This isn't actually a debate about what's better because that bores the fuck outta me having spent an entire semester studying a module based on introductory political theory but I was wondering if you guys had any thoughts on the following:
Do you think it would be fair to suggest that one being born into a capitalistic society makes them a lot more likely to develop some sort of special snowflake complex where they are firmly encouraged by all to believe they can be whatever they want, and that they are different to everyone else (this would, of course, be presented in stark contrast against, say, more collectivist eastern [dare I say it - potentially communist] countries where deindividuation is usually the way to go) but over time the inner mechanics of the capitalistic machine reveal themselves to the special snowflake in a series of stunning life disappointments, at which point they tend to go through a quarter-life crisis and re-evaluate their strengths and weaknesses and realise that maybe their potential and their reality are two different things. And then this harrowing experience leads them to seek meaning from life in another way, which could well end up with them wishing they were just another cog in a well-oiled machine (à la communism) as opposed to unwittingly being one anyway (à la the diminished, broken dreams of the youth in this current recessionary climate). I think this could be a rising underground movement either right now or in the near future. Obviously there are some extreme generalisations and assumptions - I like to think of what I just wrote as an economic theory; taking everything for granted and simplifying all of it.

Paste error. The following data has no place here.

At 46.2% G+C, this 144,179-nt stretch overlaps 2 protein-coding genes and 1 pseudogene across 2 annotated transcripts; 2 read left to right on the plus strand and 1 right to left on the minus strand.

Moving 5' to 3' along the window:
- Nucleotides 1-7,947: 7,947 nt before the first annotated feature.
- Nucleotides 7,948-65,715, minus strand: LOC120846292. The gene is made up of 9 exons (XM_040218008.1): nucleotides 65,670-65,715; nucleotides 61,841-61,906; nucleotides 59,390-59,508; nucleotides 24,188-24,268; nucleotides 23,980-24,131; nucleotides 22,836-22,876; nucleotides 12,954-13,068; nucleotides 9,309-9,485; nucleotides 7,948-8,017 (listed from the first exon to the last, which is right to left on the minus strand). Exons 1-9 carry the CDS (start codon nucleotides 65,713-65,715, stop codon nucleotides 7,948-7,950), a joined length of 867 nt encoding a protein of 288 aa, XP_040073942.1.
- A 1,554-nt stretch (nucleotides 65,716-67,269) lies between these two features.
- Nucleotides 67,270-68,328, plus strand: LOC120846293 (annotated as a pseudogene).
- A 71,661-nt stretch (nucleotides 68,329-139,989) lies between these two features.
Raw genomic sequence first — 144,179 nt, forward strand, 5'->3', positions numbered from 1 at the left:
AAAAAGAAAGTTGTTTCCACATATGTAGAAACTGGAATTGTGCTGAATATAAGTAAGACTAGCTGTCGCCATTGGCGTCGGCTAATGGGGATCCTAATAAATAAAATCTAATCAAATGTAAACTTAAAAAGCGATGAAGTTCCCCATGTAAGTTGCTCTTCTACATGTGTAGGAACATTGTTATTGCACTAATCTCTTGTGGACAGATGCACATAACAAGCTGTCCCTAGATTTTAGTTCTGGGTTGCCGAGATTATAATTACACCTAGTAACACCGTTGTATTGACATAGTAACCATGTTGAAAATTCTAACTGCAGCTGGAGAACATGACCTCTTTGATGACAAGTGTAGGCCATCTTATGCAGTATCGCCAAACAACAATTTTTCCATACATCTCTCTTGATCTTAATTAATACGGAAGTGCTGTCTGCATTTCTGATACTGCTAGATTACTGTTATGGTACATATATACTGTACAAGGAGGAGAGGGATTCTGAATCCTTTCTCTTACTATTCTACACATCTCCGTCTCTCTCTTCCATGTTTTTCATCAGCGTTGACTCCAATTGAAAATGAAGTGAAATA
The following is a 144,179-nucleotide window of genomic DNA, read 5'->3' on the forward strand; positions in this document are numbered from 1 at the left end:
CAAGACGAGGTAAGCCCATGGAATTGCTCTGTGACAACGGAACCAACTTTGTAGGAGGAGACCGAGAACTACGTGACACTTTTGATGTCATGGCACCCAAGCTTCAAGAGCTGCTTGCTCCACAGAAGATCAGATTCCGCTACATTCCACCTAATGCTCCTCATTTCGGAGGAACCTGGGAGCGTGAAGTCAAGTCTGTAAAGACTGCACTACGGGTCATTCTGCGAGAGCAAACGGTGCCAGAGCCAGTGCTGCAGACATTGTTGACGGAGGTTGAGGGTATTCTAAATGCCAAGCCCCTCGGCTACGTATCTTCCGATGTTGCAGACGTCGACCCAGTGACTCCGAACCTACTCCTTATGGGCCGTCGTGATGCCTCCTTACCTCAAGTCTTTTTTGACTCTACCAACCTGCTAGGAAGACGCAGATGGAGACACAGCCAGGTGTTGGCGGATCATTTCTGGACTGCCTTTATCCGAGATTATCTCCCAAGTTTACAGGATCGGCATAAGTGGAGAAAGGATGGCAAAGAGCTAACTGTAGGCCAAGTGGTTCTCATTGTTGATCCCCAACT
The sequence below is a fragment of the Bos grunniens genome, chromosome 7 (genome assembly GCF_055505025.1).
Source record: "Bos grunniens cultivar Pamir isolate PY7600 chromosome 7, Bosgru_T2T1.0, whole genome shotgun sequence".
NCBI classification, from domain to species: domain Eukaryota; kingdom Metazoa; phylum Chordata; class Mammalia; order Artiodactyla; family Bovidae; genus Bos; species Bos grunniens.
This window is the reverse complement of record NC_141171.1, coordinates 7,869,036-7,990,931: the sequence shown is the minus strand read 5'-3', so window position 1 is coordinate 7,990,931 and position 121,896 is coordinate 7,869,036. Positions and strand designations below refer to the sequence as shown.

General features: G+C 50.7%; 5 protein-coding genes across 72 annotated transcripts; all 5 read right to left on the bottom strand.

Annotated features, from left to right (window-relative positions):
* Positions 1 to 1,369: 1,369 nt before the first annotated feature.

I thought it would be interesting to get your perspectives considering the diverse range of backgrounds we have on this forum.